We look at four factors influencing the commodity price
Thursday 21 Mar 2019 Author: Russ Mould

Almost unnoticed, oil is trading near four-month highs at $67 a barrel for Europe’s Brent Crude benchmark and $59 for America’s West Texas Intermediate. According to OPEC’s latest monthly report, demand is holding firm at between 97m and 98m barrels of oil a day.

This suggests that any tightness in the market is the result of supply, a view which seems logical enough in view of (limited) American sanctions on Iran, a sharp drop in output in Venezuela (thanks to economic and political chaos) and apparent Saudi determination to stick to the production cuts outlined by Riyadh at last December’s
Vienna OPEC summit.

Besides these geopolitical and economic issues, four further, more tangible and easily measured, factors are at work: global oil rig
activity, inventories, US shale output and positioning in the financial markets.

Thankfully, they are all a little easier to judge and measure than the affairs of state in Caracas or the workings of US President Donald Trump’s foreign policy.

RIG WORKS ROLLS OVER

A slowdown in growth in American and global oil rig activity would point to a better balance between supply and demand and one suited to the plan formulated by Saudi Arabia and Russia late last year to support the price of crude. Growth in active US rigs looks to be slowing while the global rig count is now up by just 2% year-on-year.

American oil inventories may have also stopped growing, at least if a recent unexpected drop is any guide, with stockpiles are now just 4% higher than they were a year ago.

SHALE SURPRISE

This could be seen as reasonably bullish for oil but seasoned commodity watchers will know it is never that simple.

American shale output remains a major wildcard. Rig activity may not be rising but output per rig is and shale production in the US continues to advance as a result. It now stands at 8.4m barrels of oil a day, up by 1.6m barrels a day when compared to March 2018, a surge that offsets much if not all of the loss of Iranian, Venezuelan, Saudi and Russian production.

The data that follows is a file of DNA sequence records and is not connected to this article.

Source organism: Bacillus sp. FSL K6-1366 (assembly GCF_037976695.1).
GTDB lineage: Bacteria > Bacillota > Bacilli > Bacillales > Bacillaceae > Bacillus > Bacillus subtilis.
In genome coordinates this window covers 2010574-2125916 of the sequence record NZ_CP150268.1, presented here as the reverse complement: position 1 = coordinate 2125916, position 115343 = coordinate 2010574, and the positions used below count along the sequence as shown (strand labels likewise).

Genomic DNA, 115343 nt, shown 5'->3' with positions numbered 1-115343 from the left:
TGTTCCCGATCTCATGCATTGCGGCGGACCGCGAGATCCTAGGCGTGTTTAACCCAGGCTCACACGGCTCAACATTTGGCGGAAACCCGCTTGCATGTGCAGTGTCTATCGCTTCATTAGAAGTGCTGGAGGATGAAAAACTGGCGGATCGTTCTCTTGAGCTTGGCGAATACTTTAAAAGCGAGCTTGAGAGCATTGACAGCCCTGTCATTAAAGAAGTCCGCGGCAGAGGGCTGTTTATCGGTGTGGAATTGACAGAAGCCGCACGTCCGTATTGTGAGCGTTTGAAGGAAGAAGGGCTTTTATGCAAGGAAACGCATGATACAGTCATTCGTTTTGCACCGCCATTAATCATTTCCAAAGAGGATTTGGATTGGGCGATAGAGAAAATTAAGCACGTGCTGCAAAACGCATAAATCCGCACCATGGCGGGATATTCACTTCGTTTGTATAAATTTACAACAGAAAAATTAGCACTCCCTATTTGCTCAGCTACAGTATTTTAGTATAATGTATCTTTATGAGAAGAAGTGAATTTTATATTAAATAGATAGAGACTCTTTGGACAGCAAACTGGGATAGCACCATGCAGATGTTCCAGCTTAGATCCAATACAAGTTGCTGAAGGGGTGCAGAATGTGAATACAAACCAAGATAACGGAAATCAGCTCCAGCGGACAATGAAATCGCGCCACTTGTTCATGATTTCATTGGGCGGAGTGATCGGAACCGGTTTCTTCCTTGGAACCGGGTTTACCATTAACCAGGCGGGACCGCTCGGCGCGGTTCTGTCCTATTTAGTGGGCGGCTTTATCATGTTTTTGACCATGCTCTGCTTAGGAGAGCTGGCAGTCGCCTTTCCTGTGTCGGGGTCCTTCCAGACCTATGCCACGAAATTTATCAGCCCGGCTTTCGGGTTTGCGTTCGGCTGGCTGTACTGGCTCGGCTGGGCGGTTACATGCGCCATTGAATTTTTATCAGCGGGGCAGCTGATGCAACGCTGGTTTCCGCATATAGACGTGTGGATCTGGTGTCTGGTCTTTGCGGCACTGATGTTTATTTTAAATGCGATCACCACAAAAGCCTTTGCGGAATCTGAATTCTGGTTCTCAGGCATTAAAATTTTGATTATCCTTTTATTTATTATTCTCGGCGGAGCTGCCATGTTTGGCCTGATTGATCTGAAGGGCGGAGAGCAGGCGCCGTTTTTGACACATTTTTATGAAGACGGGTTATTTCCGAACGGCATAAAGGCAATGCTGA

There is no sign of shale output slackening any time soon and this is a potential cap on the price of crude, at least on the other side of the pond.

Intriguingly the fourth and final factor is the one whose influence is most frequently underestimated – how financial speculators are positioned via the futures market, where each contract is worth 1,000 barrels of oil.

According to data from the CME the number of long futures contracts in early July 2018, where traders were betting on oil price increases, was 771,350 against just 68,994 that were short and betting on oil price declines.

That made for a net long exposure of 702,356 contracts – so, surprise, surprise, oil promptly plunged from nearly $80 to barely $40. When it looks like everyone is already bullish it can be hard for an asset to do well, at least in the near term.

The picture is now a lot less clear cut. Long positions have been cut to 473,621 contracts but shorts are still rare at just 99,757 for a net bullish position of 373,864.

On balance that is still toward the top of the historic range for net ‘longs’ but the message seems to be that even the professionals who constantly look at oil do not necessarily have a strong view right now.

PUMP UP THE DIVIDENDS

Taking a punt on oil via a handful of oil producers or explorers through an industry-related exchange traded fund (ETF) or a tracker fund that follows the stock market of an oil-related region or country, such as the Middle East, Saudi Arabia or Russia, therefore looks risky.

But perhaps investors in UK equities can draw some degree of comfort from oil’s latest ascent. After all, BP (BP.) and Royal Dutch Shell (RDSB) between them represent 15%, 18% and 19% of the FTSE’s market cap, forecast profits and forecast dividends respectively for 2019.

And the more firmly the oil price is underpinned, the better their dividend cover and by implication the 4.7% dividend yield currently on offer from the FTSE 100, according to analysts’ consensus forecasts.

So whatever you think of Brexit, at least investors are being paid to sit patiently as they wait for the negotiations to conclude, helped by oil’s latest rally.

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